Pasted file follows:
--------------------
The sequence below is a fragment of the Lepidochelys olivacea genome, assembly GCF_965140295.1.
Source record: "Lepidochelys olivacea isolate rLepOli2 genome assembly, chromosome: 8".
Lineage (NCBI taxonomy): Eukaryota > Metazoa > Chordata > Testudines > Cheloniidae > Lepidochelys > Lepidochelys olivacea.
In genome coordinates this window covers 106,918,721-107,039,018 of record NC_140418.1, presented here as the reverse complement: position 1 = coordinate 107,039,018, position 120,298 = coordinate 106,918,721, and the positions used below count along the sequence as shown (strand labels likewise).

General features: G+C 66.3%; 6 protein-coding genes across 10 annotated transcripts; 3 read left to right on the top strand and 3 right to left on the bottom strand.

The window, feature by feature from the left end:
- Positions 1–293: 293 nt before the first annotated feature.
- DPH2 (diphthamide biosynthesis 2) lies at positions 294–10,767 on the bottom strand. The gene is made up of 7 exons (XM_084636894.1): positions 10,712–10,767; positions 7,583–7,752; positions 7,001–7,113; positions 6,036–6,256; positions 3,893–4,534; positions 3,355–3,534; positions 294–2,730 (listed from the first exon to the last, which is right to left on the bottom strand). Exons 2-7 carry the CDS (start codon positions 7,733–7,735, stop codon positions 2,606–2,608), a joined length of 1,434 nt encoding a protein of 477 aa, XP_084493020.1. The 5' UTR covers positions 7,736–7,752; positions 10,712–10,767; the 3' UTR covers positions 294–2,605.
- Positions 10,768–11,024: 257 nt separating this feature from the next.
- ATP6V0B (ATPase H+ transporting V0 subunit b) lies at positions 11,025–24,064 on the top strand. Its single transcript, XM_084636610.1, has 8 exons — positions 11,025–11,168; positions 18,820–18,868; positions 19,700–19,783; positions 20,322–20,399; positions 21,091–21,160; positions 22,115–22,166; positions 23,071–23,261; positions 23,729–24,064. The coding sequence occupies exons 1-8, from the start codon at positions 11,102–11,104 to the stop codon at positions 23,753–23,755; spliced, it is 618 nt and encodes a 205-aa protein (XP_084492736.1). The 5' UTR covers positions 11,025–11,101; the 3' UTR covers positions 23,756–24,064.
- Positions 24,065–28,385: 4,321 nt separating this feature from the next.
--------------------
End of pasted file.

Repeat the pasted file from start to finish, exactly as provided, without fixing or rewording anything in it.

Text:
The sequence below is a fragment of the Lepidochelys olivacea genome, assembly GCF_965140295.1.
Source record: "Lepidochelys olivacea isolate rLepOli2 genome assembly, chromosome: 8".
Lineage (NCBI taxonomy): Eukaryota > Metazoa > Chordata > Testudines > Cheloniidae > Lepidochelys > Lepidochelys olivacea.
In genome coordinates this window covers 106,918,721-107,039,018 of record NC_140418.1, presented here as the reverse complement: position 1 = coordinate 107,039,018, position 120,298 = coordinate 106,918,721, and the positions used below count along the sequence as shown (strand labels likewise).

General features: G+C 66.3%; 6 protein-coding genes across 10 annotated transcripts; 3 read left to right on the top strand and 3 right to left on the bottom strand.

The window, feature by feature from the left end:
- Positions 1–293: 293 nt before the first annotated feature.
- DPH2 (diphthamide biosynthesis 2) lies at positions 294–10,767 on the bottom strand. The gene is made up of 7 exons (XM_084636894.1): positions 10,712–10,767; positions 7,583–7,752; positions 7,001–7,113; positions 6,036–6,256; positions 3,893–4,534; positions 3,355–3,534; positions 294–2,730 (listed from the first exon to the last, which is right to left on the bottom strand). Exons 2-7 carry the CDS (start codon positions 7,733–7,735, stop codon positions 2,606–2,608), a joined length of 1,434 nt encoding a protein of 477 aa, XP_084493020.1. The 5' UTR covers positions 7,736–7,752; positions 10,712–10,767; the 3' UTR covers positions 294–2,605.
- Positions 10,768–11,024: 257 nt separating this feature from the next.
- ATP6V0B (ATPase H+ transporting V0 subunit b) lies at positions 11,025–24,064 on the top strand. Its single transcript, XM_084636610.1, has 8 exons — positions 11,025–11,168; positions 18,820–18,868; positions 19,700–19,783; positions 20,322–20,399; positions 21,091–21,160; positions 22,115–22,166; positions 23,071–23,261; positions 23,729–24,064. The coding sequence occupies exons 1-8, from the start codon at positions 11,102–11,104 to the stop codon at positions 23,753–23,755; spliced, it is 618 nt and encodes a 205-aa protein (XP_084492736.1). The 5' UTR covers positions 11,025–11,101; the 3' UTR covers positions 23,756–24,064.
- Positions 24,065–28,385: 4,321 nt separating this feature from the next.